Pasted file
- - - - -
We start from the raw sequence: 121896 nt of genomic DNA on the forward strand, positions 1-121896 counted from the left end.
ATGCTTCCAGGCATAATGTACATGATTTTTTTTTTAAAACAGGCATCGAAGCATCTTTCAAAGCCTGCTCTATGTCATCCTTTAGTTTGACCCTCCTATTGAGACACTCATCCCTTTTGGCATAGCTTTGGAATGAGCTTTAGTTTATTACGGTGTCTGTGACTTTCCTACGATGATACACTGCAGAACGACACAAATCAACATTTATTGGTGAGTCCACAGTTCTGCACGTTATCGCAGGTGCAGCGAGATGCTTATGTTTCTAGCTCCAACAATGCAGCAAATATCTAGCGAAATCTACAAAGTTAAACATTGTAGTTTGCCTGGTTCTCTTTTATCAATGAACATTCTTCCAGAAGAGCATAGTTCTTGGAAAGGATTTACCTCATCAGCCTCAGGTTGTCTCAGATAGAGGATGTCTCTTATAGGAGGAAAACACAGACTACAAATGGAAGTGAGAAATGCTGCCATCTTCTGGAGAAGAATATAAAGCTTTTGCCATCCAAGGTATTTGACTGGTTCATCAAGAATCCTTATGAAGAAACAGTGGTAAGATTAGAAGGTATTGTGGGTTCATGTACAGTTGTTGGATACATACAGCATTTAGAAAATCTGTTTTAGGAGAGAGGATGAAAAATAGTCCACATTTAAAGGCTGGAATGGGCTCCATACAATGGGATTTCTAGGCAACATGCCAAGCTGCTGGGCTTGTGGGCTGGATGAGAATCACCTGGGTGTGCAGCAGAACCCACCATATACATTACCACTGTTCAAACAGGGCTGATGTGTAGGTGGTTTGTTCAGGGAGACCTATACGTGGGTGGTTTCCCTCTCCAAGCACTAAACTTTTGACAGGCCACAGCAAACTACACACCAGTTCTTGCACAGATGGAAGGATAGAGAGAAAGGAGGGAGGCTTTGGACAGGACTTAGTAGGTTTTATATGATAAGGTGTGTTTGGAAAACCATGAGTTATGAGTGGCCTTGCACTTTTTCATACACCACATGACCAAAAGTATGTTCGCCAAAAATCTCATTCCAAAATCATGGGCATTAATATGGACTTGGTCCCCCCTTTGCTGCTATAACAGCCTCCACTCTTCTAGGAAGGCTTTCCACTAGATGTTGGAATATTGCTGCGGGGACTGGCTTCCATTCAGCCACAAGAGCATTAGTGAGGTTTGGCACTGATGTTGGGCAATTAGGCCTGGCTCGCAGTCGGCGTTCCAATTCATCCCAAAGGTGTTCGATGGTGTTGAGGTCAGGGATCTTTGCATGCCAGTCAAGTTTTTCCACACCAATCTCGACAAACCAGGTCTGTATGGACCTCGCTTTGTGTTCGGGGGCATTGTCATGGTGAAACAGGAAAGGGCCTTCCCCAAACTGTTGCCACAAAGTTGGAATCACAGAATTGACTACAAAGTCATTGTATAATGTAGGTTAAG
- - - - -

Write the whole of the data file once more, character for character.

We start from the raw sequence: 121896 nt of genomic DNA on the forward strand, positions 1-121896 counted from the left end.
ATGCTTCCAGGCATAATGTACATGATTTTTTTTTTAAAACAGGCATCGAAGCATCTTTCAAAGCCTGCTCTATGTCATCCTTTAGTTTGACCCTCCTATTGAGACACTCATCCCTTTTGGCATAGCTTTGGAATGAGCTTTAGTTTATTACGGTGTCTGTGACTTTCCTACGATGATACACTGCAGAACGACACAAATCAACATTTATTGGTGAGTCCACAGTTCTGCACGTTATCGCAGGTGCAGCGAGATGCTTATGTTTCTAGCTCCAACAATGCAGCAAATATCTAGCGAAATCTACAAAGTTAAACATTGTAGTTTGCCTGGTTCTCTTTTATCAATGAACATTCTTCCAGAAGAGCATAGTTCTTGGAAAGGATTTACCTCATCAGCCTCAGGTTGTCTCAGATAGAGGATGTCTCTTATAGGAGGAAAACACAGACTACAAATGGAAGTGAGAAATGCTGCCATCTTCTGGAGAAGAATATAAAGCTTTTGCCATCCAAGGTATTTGACTGGTTCATCAAGAATCCTTATGAAGAAACAGTGGTAAGATTAGAAGGTATTGTGGGTTCATGTACAGTTGTTGGATACATACAGCATTTAGAAAATCTGTTTTAGGAGAGAGGATGAAAAATAGTCCACATTTAAAGGCTGGAATGGGCTCCATACAATGGGATTTCTAGGCAACATGCCAAGCTGCTGGGCTTGTGGGCTGGATGAGAATCACCTGGGTGTGCAGCAGAACCCACCATATACATTACCACTGTTCAAACAGGGCTGATGTGTAGGTGGTTTGTTCAGGGAGACCTATACGTGGGTGGTTTCCCTCTCCAAGCACTAAACTTTTGACAGGCCACAGCAAACTACACACCAGTTCTTGCACAGATGGAAGGATAGAGAGAAAGGAGGGAGGCTTTGGACAGGACTTAGTAGGTTTTATATGATAAGGTGTGTTTGGAAAACCATGAGTTATGAGTGGCCTTGCACTTTTTCATACACCACATGACCAAAAGTATGTTCGCCAAAAATCTCATTCCAAAATCATGGGCATTAATATGGACTTGGTCCCCCCTTTGCTGCTATAACAGCCTCCACTCTTCTAGGAAGGCTTTCCACTAGATGTTGGAATATTGCTGCGGGGACTGGCTTCCATTCAGCCACAAGAGCATTAGTGAGGTTTGGCACTGATGTTGGGCAATTAGGCCTGGCTCGCAGTCGGCGTTCCAATTCATCCCAAAGGTGTTCGATGGTGTTGAGGTCAGGGATCTTTGCATGCCAGTCAAGTTTTTCCACACCAATCTCGACAAACCAGGTCTGTATGGACCTCGCTTTGTGTTCGGGGGCATTGTCATGGTGAAACAGGAAAGGGCCTTCCCCAAACTGTTGCCACAAAGTTGGAATCACAGAATTGACTACAAAGTCATTGTATAATGTAGGTTAAG